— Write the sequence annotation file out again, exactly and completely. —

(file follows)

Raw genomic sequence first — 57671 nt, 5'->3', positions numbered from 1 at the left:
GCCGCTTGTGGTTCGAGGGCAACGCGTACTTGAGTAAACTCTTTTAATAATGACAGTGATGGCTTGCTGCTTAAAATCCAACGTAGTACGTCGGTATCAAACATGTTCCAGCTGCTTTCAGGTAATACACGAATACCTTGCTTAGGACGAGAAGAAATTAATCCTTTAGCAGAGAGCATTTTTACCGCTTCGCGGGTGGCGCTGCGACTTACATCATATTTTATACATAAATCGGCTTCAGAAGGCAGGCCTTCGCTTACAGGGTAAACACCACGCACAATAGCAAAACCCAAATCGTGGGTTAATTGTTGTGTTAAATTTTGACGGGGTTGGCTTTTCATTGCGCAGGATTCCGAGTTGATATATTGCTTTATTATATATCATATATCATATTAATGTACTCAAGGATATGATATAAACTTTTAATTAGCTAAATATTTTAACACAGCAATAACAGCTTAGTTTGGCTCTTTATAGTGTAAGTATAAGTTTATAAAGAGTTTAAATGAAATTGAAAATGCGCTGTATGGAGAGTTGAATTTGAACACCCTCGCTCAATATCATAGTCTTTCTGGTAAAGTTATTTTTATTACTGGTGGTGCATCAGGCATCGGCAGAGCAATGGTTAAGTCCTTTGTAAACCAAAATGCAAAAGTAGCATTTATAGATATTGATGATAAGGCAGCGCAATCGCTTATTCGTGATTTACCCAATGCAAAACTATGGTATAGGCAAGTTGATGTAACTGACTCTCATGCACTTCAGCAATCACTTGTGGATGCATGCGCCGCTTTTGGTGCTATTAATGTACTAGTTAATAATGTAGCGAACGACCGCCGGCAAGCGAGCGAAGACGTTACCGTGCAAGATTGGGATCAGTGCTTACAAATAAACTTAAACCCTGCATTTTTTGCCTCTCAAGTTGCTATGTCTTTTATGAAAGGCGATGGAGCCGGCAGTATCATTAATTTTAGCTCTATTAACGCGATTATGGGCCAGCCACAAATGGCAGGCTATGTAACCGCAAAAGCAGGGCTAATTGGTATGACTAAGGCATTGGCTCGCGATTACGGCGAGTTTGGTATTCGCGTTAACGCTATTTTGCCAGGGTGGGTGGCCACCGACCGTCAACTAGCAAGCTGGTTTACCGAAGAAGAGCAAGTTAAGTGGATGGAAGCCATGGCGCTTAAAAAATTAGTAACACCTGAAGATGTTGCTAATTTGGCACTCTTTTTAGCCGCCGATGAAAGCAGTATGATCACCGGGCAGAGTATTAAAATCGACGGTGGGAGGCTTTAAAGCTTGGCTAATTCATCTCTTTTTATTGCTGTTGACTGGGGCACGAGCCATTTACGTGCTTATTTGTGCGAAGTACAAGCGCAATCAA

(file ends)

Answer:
Raw genomic sequence first — 57671 nt, 5'->3', positions numbered from 1 at the left:
GCCGCTTGTGGTTCGAGGGCAACGCGTACTTGAGTAAACTCTTTTAATAATGACAGTGATGGCTTGCTGCTTAAAATCCAACGTAGTACGTCGGTATCAAACATGTTCCAGCTGCTTTCAGGTAATACACGAATACCTTGCTTAGGACGAGAAGAAATTAATCCTTTAGCAGAGAGCATTTTTACCGCTTCGCGGGTGGCGCTGCGACTTACATCATATTTTATACATAAATCGGCTTCAGAAGGCAGGCCTTCGCTTACAGGGTAAACACCACGCACAATAGCAAAACCCAAATCGTGGGTTAATTGTTGTGTTAAATTTTGACGGGGTTGGCTTTTCATTGCGCAGGATTCCGAGTTGATATATTGCTTTATTATATATCATATATCATATTAATGTACTCAAGGATATGATATAAACTTTTAATTAGCTAAATATTTTAACACAGCAATAACAGCTTAGTTTGGCTCTTTATAGTGTAAGTATAAGTTTATAAAGAGTTTAAATGAAATTGAAAATGCGCTGTATGGAGAGTTGAATTTGAACACCCTCGCTCAATATCATAGTCTTTCTGGTAAAGTTATTTTTATTACTGGTGGTGCATCAGGCATCGGCAGAGCAATGGTTAAGTCCTTTGTAAACCAAAATGCAAAAGTAGCATTTATAGATATTGATGATAAGGCAGCGCAATCGCTTATTCGTGATTTACCCAATGCAAAACTATGGTATAGGCAAGTTGATGTAACTGACTCTCATGCACTTCAGCAATCACTTGTGGATGCATGCGCCGCTTTTGGTGCTATTAATGTACTAGTTAATAATGTAGCGAACGACCGCCGGCAAGCGAGCGAAGACGTTACCGTGCAAGATTGGGATCAGTGCTTACAAATAAACTTAAACCCTGCATTTTTTGCCTCTCAAGTTGCTATGTCTTTTATGAAAGGCGATGGAGCCGGCAGTATCATTAATTTTAGCTCTATTAACGCGATTATGGGCCAGCCACAAATGGCAGGCTATGTAACCGCAAAAGCAGGGCTAATTGGTATGACTAAGGCATTGGCTCGCGATTACGGCGAGTTTGGTATTCGCGTTAACGCTATTTTGCCAGGGTGGGTGGCCACCGACCGTCAACTAGCAAGCTGGTTTACCGAAGAAGAGCAAGTTAAGTGGATGGAAGCCATGGCGCTTAAAAAATTAGTAACACCTGAAGATGTTGCTAATTTGGCACTCTTTTTAGCCGCCGATGAAAGCAGTATGATCACCGGGCAGAGTATTAAAATCGACGGTGGGAGGCTTTAAAGCTTGGCTAATTCATCTCTTTTTATTGCTGTTGACTGGGGCACGAGCCATTTACGTGCTTATTTGTGCGAAGTACAAGCGCAATCAA